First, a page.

Camino Primitivo: the last 200 kilometres
The Camino Primitivo is the most difficult pilgrim route. In fact, it is one of the least recommended bike paths, as they pose a great challenge. However, if you like challenges, in this article on our blog, you can learn more about the Camino Primitivo by bike.
To do the last 200 kms of the Camino de Santiago Primitivo you will have to start from the town of Berducedo. In total 200.6 km of travel.
Routes with less than 200 kilometres distance
As we mentioned at the beginning of the article, not all the routes of the Camino de Santiago are 200 kilometres long. Two examples are the Camino de Finisterre and the Camino Ingles.
Camino Ingles: last 200 kilometres
The Camino Ingles is the shortest pilgrim route, with only 122.3 kilometres. Therefore, it is impossible to do the last 200 kilometres of the Camino de Santiago, taking this route.
You can extend the route up to 200 km, continuing along by the Camino de Finisterre. From Ferrol to Cape Finisterre there is a total of 209 kilometres.
If you go on foot you will have no problems in getting the Compostela when you arrive in Santiago de Compostela, since you will have completed the minimum 100 km. But all those who go by bike and decide to make this 200 km journey through the interior of Galicia, will have to give up the Compostela.
The Camino de Finisterre: the last 200 kilometres
The most common thing is to do the Camino de Finisterre after arriving in Santiago de Compostela and having completed the minimum distance to request the Compostela. However, if you do the Camino de Finisterre in reverse, that is, from Finisterre to Santiago de Compostela, you can request the Compostela when you arrive at the Cathedral of Santiago.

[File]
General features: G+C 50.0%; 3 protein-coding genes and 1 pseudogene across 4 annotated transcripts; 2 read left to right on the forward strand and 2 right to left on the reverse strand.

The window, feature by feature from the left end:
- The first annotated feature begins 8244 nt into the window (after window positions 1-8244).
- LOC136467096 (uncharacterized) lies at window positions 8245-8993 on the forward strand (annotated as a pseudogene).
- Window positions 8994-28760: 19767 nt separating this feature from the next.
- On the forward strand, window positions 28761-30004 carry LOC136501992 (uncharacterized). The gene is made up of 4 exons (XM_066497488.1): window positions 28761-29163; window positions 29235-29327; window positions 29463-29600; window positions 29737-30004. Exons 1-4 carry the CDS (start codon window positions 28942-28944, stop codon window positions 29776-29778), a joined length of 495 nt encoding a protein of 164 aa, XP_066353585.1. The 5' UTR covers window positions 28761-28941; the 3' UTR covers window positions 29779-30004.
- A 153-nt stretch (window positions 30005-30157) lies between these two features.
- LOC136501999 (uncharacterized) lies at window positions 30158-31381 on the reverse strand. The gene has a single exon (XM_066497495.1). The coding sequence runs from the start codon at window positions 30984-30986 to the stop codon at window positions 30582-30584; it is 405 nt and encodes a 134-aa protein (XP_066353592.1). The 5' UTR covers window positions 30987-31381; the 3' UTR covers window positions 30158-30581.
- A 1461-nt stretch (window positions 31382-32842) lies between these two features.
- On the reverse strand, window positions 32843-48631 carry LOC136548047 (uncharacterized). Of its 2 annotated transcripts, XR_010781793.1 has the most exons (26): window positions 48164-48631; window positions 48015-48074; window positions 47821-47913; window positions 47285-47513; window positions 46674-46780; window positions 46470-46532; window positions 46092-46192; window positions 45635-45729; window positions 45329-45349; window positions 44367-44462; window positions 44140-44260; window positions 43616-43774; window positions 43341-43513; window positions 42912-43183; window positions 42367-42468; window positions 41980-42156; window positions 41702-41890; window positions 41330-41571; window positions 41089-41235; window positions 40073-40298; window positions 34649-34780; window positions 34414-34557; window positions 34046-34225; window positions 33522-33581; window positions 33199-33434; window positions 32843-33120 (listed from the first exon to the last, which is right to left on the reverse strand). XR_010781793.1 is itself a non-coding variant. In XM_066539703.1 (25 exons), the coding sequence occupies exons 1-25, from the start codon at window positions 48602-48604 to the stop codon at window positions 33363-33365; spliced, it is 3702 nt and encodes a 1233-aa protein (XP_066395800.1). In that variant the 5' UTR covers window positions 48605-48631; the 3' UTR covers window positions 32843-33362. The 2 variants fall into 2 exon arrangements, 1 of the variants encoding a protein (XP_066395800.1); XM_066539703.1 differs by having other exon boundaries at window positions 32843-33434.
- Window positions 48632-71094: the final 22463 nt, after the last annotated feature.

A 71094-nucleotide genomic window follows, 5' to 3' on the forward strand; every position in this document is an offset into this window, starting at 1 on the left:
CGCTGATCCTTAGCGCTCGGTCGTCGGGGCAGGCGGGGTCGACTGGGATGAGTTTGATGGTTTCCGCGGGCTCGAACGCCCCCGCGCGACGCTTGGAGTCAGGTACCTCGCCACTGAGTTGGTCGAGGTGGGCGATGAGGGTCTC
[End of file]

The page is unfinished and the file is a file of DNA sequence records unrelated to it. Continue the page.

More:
The problem is that the Camino de Finisterre, from Muxía, is only a total of 114.6 km. Therefore, to complete the last 200 km of the Camino de Santiago by this route you must combine it with the Camino de los Faros.
If you start the journey from the town of Niñóns, following, first, the Camino de los Faros, and then the Camino de Finisterre, you can complete 217 km to Santiago de Compostela. You can find out more about the features of this route in the post we dedicate to the Camino de Santiago in reverse.
The Camino del Salvador: the last 200 kilometres
If your main goal is not to get the Compostela, but to enjoy pilgrim tradition, you can also be encouraged to make the Camino del Salvador. This is the route that joins the cities of Oviedo and León.
The end of this route is not the Cathedral of Santiago, but the Cathedral of Oviedo. Therefore, you will not be able to obtain the Compostela, but you can request the Salvadorana, the certificate of pilgrimage that is issued on this route.
The full route, from León to Oviedo, has a distance of 128.5 kilometres. You can learn more about their stages in the post we dedicate to the Camino de San Salvador.
The above means that if you want to do 200 kms in total, you must start your pilgrimage in the town of Calzadilla de la Cueza. From there, you can complete some stages of the Camino Frances, to León, and then divert along the Camino del Salvador. In total, 206 km of travel.
In this article, we have given you many options to complete the last 200 km on the Camino de Santiago. Most of them will allow you to get the Compostela, whether you are on foot or on a pilgrimage by bike.
The tricky thing now will be to decide which route to choose. We’re lovers of all of them.
Remember that if you have any questions or want us to help you organize the last 200 kms of the Camino de Santiago (transport, accommodation, meal plans, luggage, etc.), at Santiago Ways we will be happy to help you. You can call us, leave us a comment at the end of this post or write to us on Facebook. Our team will get in contact with you!